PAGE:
YORKTOWN, N.Y. – Though many residents have lauded the benefits of Shrub Oak International School, a private, for-profit educational facility for people afflicted with autism, several neighbors of the property are asking the planning board to reject one aspect of the proposal—a helistop.
The site plan for the school, estimated to house 300 people ranging from adolescence to young adult, includes a helistop on the southern portion of the 127-acre property. Representatives say the helistop would be used about one to three times per month for emergencies and family visitations.
At last week’s public hearing, Shrub Oak International School brought an aviation expert who attempted to ease concerns expressed by the planning board and neighbors regarding noise of the small- to medium-sized helicopters. Raymond A. Syms of HeliExperts International said helicopters of this size, flying the minimum required 1,000 feet, make little noise when compared to other sounds heard in a suburban environment: chainsaws, lawnmowers, cars and trucks. He also said pilots are trained to “fly neighborly,” keeping noise to a minimum when in a residential zone.
Most residents who spoke at the public hearing were not buying it, insisting that helicopters are loud, distracting and unnecessary.
Resident Jay Kopstein said if the helistop is truly for emergencies, a permit isn’t needed. Helicopters have authority to land anywhere at any time if the situation calls for it, Kopstein said. The only need for a special permit would be to transport passengers and cargo, he added.
Resident Francine DiBernardo said Yorktown is a quiet community and frequent helicopter use would be “disturbing to the peace.” The only other helistop in Yorktown is at IBM.
“I’m not in favor of the helipad because I think we already have quite a bit of noise pollution from the air, at least in my neighborhood,” DiBernardo said. “A helistop is not for Yorktown Heights.”
Resident Mark Lieberman said the noise could be harmful to both the autistic residents of the school as well as the livestock (six horses and 30 sheep) that would be on the property. If the special permit for the helistop is granted, Lieberman requested it include conditions for frequency and hours of operation (no flying at night).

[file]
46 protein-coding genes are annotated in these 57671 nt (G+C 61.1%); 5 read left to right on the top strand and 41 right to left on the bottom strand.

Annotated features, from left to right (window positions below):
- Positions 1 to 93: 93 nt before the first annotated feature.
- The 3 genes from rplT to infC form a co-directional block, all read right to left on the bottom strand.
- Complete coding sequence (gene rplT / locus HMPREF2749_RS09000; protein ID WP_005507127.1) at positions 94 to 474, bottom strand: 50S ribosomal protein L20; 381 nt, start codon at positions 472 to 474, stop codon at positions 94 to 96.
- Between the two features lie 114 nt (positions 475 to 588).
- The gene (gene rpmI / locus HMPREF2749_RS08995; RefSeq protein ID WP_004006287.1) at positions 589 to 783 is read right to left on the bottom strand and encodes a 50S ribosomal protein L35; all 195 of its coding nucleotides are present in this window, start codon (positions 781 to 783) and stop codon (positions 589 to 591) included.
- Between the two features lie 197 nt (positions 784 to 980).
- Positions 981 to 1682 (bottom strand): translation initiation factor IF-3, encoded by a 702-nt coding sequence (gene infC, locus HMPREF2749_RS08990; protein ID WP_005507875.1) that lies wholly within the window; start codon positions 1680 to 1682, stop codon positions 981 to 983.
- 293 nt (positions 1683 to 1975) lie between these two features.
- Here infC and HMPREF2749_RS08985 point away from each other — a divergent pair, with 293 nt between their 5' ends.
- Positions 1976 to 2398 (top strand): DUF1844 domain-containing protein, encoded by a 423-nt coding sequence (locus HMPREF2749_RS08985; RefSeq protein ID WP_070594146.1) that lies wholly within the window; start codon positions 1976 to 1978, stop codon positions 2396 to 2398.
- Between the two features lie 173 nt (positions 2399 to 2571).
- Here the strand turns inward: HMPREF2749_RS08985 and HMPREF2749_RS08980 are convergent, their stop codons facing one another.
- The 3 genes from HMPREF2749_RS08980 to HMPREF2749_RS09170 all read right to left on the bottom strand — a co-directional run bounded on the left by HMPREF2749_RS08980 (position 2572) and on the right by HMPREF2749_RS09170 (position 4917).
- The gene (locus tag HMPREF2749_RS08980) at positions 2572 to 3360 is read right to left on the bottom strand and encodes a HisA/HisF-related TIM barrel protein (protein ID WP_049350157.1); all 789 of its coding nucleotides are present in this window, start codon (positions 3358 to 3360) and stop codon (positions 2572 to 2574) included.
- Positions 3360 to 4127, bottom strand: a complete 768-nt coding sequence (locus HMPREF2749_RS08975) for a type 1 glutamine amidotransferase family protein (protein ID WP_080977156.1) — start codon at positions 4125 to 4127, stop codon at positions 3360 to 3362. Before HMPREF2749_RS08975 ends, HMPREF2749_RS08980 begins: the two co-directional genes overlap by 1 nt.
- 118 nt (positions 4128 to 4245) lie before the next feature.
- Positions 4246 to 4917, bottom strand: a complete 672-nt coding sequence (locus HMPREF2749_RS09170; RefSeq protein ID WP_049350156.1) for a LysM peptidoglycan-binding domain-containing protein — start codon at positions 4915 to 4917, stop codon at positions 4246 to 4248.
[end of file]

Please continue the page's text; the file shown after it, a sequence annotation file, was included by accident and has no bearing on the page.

“Can we get that in writing? Is that a guarantee?” Lieberman said. “Or are rich families going to be flying in and out whenever they want to?”
Resident Philip Robbins questioned the need for a helistop for emergencies, saying Hudson Valley Hospital Center is less than 10 minutes away. He also said school representatives have been inconsistent when talking about its uses.
Planning board member John Kincart said the hospital in Cortlandt that Robbins referred to does not have a trauma center. The nearest one is in Valhalla, he said.
Another resident suggested the owners of the school, Michael Koffler and his son, Brian, would be the primary users of the helicopter. Michael Koffler is the owner of K3 Learning, a Manhattan-based education company that owns a network of more than 60 for-profit schools in New York, Georgia, Florida and North Carolina, according to its website.
Attorney David S. Steinmetz, representing Shrub Oak International School, said any approval of the helistop would likely come with conditions, similar to the ones Lieberman requested.
Acknowledging that emergency situations allow for helicopters to land just about anywhere, Steinmetz said, it is still preferable to land on a helistop. In meetings with local first responders, who would have access to the school’s helistop, Steinmetz said all expressed their enthusiasm and support for it.
“Go analyze the safety hazards that they encounter landing in a situation without a hardened surface, properly cleared, properly analyzed and lit appropriately,” Steinmetz said. “That’s one of the appealing factors of what the Kofflers were offering up here.”
Steinmetz also said the Kofflers would not personally use the helistop and there would be no helicopter associated with Shrub Oak International School.
“No, [Michael Koffler] does not travel by helicopter and I had indicated earlier that was certainly not the intention or the desire,” Steinmetz said.
Steinmetz said the helistop is not “essential,” but would be beneficial to the school and community. He said there is no helistop in northern Yorktown, which is detrimental to first responders.
In the most recent site plan, the helistop has been relocated slightly north of where it was. Steinmetz said this was done for two reasons: to fully comply with setback requirements of the zoning ordinance, and to readjust the flight patterns so that helicopters would not fly directly overhead of the ballfields at the neighboring Granite Knolls Park, which is still in the conceptual phase.
“No one wants to interrupt a lacrosse game in Yorktown,” Steinmetz said jokingly.
The school has agreed to contribute to the restoration of Granite Knolls Park. The school would also allow residents to access the park through a driveway on its property, Steinmetz said.
Though the helistop dominated much of the two-hour public hearing, residents expressed concern with other aspects of the school, such as the qualifications of the its 350-500 employees. Resident Paul Moskowitz said this is a legitimate question to ask in light of the drug overdose death of a teen resident and subsequent closing of Constellations Recovery, a sober living residence approved by the town board in March 2015.
Steinmetz said the town does not have the right to regulate the operations of the private business, but that he would be more than happy to share its internal program with anyone who asks, “Because these folks are actually quite proud of it.”